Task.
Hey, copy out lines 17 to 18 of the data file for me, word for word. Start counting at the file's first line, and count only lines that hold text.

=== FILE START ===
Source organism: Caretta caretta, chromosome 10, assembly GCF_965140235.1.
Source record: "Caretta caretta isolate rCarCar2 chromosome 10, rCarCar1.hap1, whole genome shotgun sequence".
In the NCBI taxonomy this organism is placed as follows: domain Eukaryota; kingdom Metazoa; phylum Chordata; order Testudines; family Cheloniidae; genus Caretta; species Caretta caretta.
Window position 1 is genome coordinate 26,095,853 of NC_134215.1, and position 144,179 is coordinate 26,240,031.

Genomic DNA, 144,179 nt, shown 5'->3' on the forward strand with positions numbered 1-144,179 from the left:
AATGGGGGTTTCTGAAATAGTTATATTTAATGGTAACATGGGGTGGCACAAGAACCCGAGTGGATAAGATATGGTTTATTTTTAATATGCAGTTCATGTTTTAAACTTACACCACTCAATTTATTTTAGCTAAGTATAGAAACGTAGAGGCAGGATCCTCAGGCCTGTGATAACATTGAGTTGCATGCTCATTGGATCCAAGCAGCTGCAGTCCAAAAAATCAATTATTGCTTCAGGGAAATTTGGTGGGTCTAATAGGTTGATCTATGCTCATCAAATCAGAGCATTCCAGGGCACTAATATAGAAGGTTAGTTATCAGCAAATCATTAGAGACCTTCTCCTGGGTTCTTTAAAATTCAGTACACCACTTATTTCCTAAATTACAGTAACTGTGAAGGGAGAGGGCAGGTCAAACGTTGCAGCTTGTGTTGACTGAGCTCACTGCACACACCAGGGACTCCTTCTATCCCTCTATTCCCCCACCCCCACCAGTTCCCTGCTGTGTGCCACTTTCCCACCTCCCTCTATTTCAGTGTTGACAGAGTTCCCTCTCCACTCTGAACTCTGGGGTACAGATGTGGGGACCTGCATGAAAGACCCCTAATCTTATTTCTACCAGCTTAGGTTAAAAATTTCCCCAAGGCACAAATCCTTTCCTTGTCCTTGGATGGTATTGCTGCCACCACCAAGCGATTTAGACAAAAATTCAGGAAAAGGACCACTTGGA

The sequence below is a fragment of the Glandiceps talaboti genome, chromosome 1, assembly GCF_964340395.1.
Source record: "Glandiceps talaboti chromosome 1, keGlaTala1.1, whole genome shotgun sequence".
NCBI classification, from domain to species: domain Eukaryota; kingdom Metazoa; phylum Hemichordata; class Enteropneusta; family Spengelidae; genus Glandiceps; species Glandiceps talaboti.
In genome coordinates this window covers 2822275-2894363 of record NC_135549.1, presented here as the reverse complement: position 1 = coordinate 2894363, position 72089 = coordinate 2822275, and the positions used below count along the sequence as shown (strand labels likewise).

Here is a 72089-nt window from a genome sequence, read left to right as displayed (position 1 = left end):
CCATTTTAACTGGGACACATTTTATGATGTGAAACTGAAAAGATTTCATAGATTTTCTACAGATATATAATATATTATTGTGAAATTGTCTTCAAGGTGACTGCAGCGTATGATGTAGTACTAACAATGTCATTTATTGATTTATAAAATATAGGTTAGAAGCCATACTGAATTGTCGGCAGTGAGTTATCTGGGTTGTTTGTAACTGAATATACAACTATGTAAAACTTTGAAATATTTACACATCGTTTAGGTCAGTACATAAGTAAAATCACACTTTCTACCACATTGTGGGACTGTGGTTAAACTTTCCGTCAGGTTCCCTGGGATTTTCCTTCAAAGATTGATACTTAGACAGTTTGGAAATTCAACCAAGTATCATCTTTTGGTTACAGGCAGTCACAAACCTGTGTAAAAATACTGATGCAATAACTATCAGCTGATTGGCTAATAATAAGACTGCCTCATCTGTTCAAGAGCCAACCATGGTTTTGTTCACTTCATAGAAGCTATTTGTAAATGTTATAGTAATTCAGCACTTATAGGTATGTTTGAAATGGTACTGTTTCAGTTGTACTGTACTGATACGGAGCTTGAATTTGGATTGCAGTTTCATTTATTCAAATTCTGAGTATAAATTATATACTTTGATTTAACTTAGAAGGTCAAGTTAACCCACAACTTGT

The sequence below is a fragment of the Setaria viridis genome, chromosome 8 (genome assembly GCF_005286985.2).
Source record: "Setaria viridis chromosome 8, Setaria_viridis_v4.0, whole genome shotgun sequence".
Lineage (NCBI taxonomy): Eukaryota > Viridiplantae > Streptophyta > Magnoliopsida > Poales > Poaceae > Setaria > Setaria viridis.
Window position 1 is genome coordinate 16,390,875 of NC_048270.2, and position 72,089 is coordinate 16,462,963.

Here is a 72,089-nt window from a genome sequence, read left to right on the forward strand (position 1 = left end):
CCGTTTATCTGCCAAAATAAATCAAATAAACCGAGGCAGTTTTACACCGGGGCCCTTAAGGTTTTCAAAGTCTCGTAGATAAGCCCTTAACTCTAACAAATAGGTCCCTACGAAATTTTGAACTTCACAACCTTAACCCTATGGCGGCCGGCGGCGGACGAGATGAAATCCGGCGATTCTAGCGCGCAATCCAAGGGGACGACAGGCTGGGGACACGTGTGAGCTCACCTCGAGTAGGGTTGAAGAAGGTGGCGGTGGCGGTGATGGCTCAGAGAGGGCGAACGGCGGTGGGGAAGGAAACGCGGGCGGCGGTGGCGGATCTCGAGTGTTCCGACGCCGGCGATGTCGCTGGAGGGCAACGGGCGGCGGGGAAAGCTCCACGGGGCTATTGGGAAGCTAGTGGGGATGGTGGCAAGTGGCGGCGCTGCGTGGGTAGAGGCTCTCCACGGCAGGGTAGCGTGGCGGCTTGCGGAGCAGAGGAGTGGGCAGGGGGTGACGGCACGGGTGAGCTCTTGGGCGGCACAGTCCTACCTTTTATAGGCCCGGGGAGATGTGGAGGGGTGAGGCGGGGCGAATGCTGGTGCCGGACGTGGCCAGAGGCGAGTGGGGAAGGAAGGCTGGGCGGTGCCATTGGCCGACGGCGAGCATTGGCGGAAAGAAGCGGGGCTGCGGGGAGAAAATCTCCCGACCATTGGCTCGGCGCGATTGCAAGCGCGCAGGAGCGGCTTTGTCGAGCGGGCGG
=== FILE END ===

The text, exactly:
Here is a 72,089-nt window from a genome sequence, read left to right on the forward strand (position 1 = left end):
CCGTTTATCTGCCAAAATAAATCAAATAAACCGAGGCAGTTTTACACCGGGGCCCTTAAGGTTTTCAAAGTCTCGTAGATAAGCCCTTAACTCTAACAAATAGGTCCCTACGAAATTTTGAACTTCACAACCTTAACCCTATGGCGGCCGGCGGCGGACGAGATGAAATCCGGCGATTCTAGCGCGCAATCCAAGGGGACGACAGGCTGGGGACACGTGTGAGCTCACCTCGAGTAGGGTTGAAGAAGGTGGCGGTGGCGGTGATGGCTCAGAGAGGGCGAACGGCGGTGGGGAAGGAAACGCGGGCGGCGGTGGCGGATCTCGAGTGTTCCGACGCCGGCGATGTCGCTGGAGGGCAACGGGCGGCGGGGAAAGCTCCACGGGGCTATTGGGAAGCTAGTGGGGATGGTGGCAAGTGGCGGCGCTGCGTGGGTAGAGGCTCTCCACGGCAGGGTAGCGTGGCGGCTTGCGGAGCAGAGGAGTGGGCAGGGGGTGACGGCACGGGTGAGCTCTTGGGCGGCACAGTCCTACCTTTTATAGGCCCGGGGAGATGTGGAGGGGTGAGGCGGGGCGAATGCTGGTGCCGGACGTGGCCAGAGGCGAGTGGGGAAGGAAGGCTGGGCGGTGCCATTGGCCGACGGCGAGCATTGGCGGAAAGAAGCGGGGCTGCGGGGAGAAAATCTCCCGACCATTGGCTCGGCGCGATTGCAAGCGCGCAGGAGCGGCTTTGTCGAGCGGGCGG